Read This: Vampire Outlaw of the Milky Way

Vampire Outlaw of the Milky Way
By Weston Ochse

(Vampire Outlaw) is the story of an autistic child who speaks in his own brand of Fred Flintstone language, his soulmate, Monray da Kine, intersteller bounty hunter and vampire outlaw, and the unique bond they form across the galaxy.

Weston Ochse is one of the three creative minds behind Muy Mal, and a great writer on every level.  His Scary Rednecks collection with David Whitman is practically required reading.  He is truly one of the new great writers.

And it saddens me that I can’t give Vampire Outlaw a high recommendation.

The ingredients are there.  Heartfelt angst simmers next to amazing pulp action.  The mythology Weston has created is marvelous, full of one-eyed aliens andd undead laborers.  On the whole, though, it just doesn’t seem to come together into as strong a package as it should have.

If you want to check out Weston’s work, head over to Muy Mal and read his Chronicles of the Black Bishop. 

Recommendation: Moderate.

Read This!: The Familiar Stranger

The Familiar Stranger
By Brett McBean

Seth is a worker angel – one of many whose job it is to clean old souls, those soiled and broken and in need of cleaning in order to be recycled. But when Seth starts to doubt the veracity of his work, starts to wonder if old souls can truly be cleansed of their past evils, he decides to travel down to Earth and see what has become of one of the old souls..

Cassius ‘Corey’ Willis is living a colourless existence; stuck in a rut, he dreams of living a different life, of being somebody else. But when a mysterious stranger offers him the answer to his dreams, Cassius will learn the truth of his past. A past so stained with violence and bloodlust it refuses to be wiped clean . . . and a secret so horrific that it may shatter his very soul.

I wish I could remember how long people have been telling me to read Brett McBean.  Seems like forever.  Well, now that Necessary Evil Press has released this story in a beautiful, yet affordable chapbook edition, I finally get to check Brett’s stuff out.

Right off the bat, I can see why folks love McBean.  His prose is sharp, clever, and more than a little brutal in a few spots.  I wish I had writing chops like this guy.  The prose just crackles!

The plot, on the other hand, feels a little clumsy.  It appears Brett was trying to be mysterious, just falling short of explaining things.  It’s entirely possible that I’m an idiot, but I just didn’t get it.  The storyline jumps around through several different timeframes, and it all just gets jumbled in my brain.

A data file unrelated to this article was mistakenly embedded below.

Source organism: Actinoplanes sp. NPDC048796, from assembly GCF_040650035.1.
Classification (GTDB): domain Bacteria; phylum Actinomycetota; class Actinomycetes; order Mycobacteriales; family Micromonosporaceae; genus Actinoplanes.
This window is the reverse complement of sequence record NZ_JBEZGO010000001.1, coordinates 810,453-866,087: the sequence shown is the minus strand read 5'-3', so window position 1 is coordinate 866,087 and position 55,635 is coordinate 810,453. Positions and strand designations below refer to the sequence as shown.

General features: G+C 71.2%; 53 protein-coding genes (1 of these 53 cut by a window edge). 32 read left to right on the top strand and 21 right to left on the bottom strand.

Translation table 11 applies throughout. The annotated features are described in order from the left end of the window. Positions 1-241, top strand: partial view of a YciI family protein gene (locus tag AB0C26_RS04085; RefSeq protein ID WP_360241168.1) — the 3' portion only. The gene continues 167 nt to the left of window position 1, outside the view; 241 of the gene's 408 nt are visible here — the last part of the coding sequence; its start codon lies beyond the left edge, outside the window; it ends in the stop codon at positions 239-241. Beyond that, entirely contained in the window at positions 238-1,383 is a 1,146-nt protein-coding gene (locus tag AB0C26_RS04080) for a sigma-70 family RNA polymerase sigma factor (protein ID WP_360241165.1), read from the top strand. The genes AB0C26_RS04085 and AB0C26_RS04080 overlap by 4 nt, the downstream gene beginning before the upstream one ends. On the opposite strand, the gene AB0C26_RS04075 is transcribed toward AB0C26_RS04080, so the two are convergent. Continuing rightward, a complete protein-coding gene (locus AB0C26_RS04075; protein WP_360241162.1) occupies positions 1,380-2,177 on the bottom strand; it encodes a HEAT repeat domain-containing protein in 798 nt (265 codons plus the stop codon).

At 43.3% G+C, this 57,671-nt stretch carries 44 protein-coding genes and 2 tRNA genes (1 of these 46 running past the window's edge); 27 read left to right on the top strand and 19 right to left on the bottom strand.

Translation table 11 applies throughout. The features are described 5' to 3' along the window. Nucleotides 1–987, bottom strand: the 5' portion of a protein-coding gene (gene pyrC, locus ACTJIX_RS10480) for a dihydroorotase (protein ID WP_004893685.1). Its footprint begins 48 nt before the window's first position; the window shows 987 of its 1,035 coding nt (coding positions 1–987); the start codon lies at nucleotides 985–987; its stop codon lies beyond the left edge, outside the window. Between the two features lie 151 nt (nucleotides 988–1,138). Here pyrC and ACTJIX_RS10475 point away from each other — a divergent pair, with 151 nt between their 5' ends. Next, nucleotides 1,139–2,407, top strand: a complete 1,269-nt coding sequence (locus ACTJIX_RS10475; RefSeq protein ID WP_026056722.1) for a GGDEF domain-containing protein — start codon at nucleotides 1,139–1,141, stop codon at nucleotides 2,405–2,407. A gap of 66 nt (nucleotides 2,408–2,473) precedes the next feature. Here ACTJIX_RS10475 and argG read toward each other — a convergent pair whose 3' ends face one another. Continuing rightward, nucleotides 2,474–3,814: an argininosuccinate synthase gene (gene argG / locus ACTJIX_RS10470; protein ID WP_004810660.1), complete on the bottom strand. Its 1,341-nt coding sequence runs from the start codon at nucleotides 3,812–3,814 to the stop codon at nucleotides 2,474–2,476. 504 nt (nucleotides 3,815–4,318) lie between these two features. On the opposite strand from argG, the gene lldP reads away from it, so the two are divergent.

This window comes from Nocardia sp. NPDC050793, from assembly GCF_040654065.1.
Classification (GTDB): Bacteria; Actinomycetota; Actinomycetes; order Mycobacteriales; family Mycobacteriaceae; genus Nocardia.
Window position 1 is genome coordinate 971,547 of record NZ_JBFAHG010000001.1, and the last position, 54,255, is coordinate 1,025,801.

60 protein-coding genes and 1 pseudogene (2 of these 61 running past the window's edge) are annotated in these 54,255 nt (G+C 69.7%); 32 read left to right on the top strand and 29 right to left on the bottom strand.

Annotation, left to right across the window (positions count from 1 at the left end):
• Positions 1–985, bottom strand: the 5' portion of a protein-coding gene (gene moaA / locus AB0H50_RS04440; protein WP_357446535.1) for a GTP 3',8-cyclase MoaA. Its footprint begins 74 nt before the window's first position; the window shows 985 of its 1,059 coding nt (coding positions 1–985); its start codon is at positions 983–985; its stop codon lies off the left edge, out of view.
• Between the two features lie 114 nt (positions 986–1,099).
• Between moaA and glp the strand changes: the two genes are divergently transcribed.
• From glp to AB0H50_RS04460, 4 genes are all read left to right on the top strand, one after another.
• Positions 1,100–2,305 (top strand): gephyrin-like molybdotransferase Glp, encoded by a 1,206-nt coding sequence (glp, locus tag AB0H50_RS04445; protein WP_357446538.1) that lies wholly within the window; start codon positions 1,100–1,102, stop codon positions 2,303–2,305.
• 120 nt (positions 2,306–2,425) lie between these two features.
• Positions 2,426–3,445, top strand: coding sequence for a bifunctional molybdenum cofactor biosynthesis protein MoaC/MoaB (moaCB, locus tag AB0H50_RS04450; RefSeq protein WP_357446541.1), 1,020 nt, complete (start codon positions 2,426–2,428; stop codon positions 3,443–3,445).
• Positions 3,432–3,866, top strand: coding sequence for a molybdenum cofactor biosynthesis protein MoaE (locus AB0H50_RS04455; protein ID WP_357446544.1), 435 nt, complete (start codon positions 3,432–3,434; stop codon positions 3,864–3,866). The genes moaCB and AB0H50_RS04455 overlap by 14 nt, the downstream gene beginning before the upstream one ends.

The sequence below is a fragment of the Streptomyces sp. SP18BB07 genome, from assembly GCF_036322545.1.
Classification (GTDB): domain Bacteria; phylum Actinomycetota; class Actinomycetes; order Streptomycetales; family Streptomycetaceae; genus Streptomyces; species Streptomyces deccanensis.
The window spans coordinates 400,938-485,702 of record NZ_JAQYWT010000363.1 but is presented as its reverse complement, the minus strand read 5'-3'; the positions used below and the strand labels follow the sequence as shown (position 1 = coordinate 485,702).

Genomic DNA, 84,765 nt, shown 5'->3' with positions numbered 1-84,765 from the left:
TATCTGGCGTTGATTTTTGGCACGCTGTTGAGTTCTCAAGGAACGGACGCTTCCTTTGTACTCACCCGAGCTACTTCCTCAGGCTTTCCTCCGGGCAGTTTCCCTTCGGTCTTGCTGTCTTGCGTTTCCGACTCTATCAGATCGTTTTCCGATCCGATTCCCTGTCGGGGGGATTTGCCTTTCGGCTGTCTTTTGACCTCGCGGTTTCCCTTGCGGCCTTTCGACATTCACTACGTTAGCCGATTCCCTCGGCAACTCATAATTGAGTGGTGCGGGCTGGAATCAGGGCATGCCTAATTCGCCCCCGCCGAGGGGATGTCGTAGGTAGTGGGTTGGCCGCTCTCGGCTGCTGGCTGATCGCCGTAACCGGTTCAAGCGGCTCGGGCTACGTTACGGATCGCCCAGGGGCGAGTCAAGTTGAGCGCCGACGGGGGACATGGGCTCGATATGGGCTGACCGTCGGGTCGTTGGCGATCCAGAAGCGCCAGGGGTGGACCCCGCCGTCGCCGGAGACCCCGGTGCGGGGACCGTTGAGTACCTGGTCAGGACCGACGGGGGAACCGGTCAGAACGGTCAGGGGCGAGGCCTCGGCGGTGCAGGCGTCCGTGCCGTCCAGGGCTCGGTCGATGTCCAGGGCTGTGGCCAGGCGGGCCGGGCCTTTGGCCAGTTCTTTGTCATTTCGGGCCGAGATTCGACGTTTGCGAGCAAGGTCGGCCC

I can’t wait to read more McBean, but this one just wasn’t my cup.

Recommendation: Light.

When Silly Clubs Serious about the Head and Neck

I was checking out DC Comics’ June solicitations this morning.  This is, of course, their list of books coming out in June.  Well, I was about halfway through the list of largely mainstream superhero books when I spotted it.  It’s a series that’s been going for eight issues and sports the silliest, most ridiculous title known to mankind.

Trials of Shazam!

Now, I won’t go into too much detail about Shazam because, frankly, I don’t know a lot.  He’s one of DC’s mightier heroes, and I think he’s somehow related to Captain Marvel, Kid Marvel, Mary Marvel, Isn’t it a Marvel? and Marvelthorp the slack-jawed super-yokel.  Unless they’ve changed continuity (which never happens), all of these characters change into their superpowered identities by yelling SHAZAM!

Trials, on the other hand, suggests either great toil or a legal matter of some importance.  There’s a strong sense of drama there.  That drama is all stripped away by the words “of Shazam.”


I hear “trial,” and I think of some serious matters.

I hear “Shazam!” and I remember how good Beyonce Knowles looked as Foxy Cleopatra in Austin Powers: Goldmember.

Now, this isn’t the first time comics have butted the serious and silly up against each other.  It’s one of the reasons we love them so.  Spider-Man deals with real world issues of being a broke loser (who happens to be married to an actress and super model) while dressed like a complete twit.  One of his villains, The Rhino, is an angry man dressed like a rhinocerous.  DC has the murderous monsters Mr. Freeze and Captain Cold (or something like that), and Marvel has Stilt Man.  Stilt Man!

But still, comics are about (or probably should be about) big, dumb fun.  As much as Marvel and DC editorial would like to think so, we don’t read about superheros for the gritty realism.

But Trials of Shazam?  C’mon!

Working Through the Weekend

Spent the entire weekend working on the new book, scratching and tearing to have the first draft fone before World Horror on the 28th.  I’m exhausted, and I just want to hook a coffee IV up to my arm.  I got a ton of work done, though, and with seven days left to work on Malice, things don’t look so impossible.

Did take a couple hours off on Friday night to go see Behind the Mask with Shawna.  Very fun movie!  Everybody should go see it right away.

Read This!: Savage

By Richard Laymon

Richard Laymon can be a tough writer for readers to crack.  It’s not because he’s wordy or over-literate, though.  Many of his books read like ninety minute horror movies: quick, brutal, and full of characters who would cut you rather than shake your hand.  This has put more than a few people off, and I can see where it might.  I love Laymon, though, so let me recommend Savage to you.

Savage is the story of Trevor Bently, a young Englishman who happens to be hiding in a hotel room when Jack the Ripper commits his final London murder. Determined to end the madman’s murderous ways, he follows the Ripper, who we come to learn is a man named Whittle through the streets of London.  When the tables are turned, however, Trevor ends up on a yacht bound for America… as Whittle’s captive.

What follows is equal parts a horror tale, a western, and a coming of age story.  Trevor makes it his life’s mission to end Whittle’s life, but the people he meets keep turning his mind toward other pursuits.  After spending time as a sugar baby and an outlaw, Trevor finally grows into a man, and we feel stronger for taking the journey with him.

By far, this is Laymon’s strongest work.  It’s much longer than his typical tale, and the characters are much richer.  I can’t remember the last time I’ve grown so attached to a cast.  If nothing else, Savage should be read for its rich character work.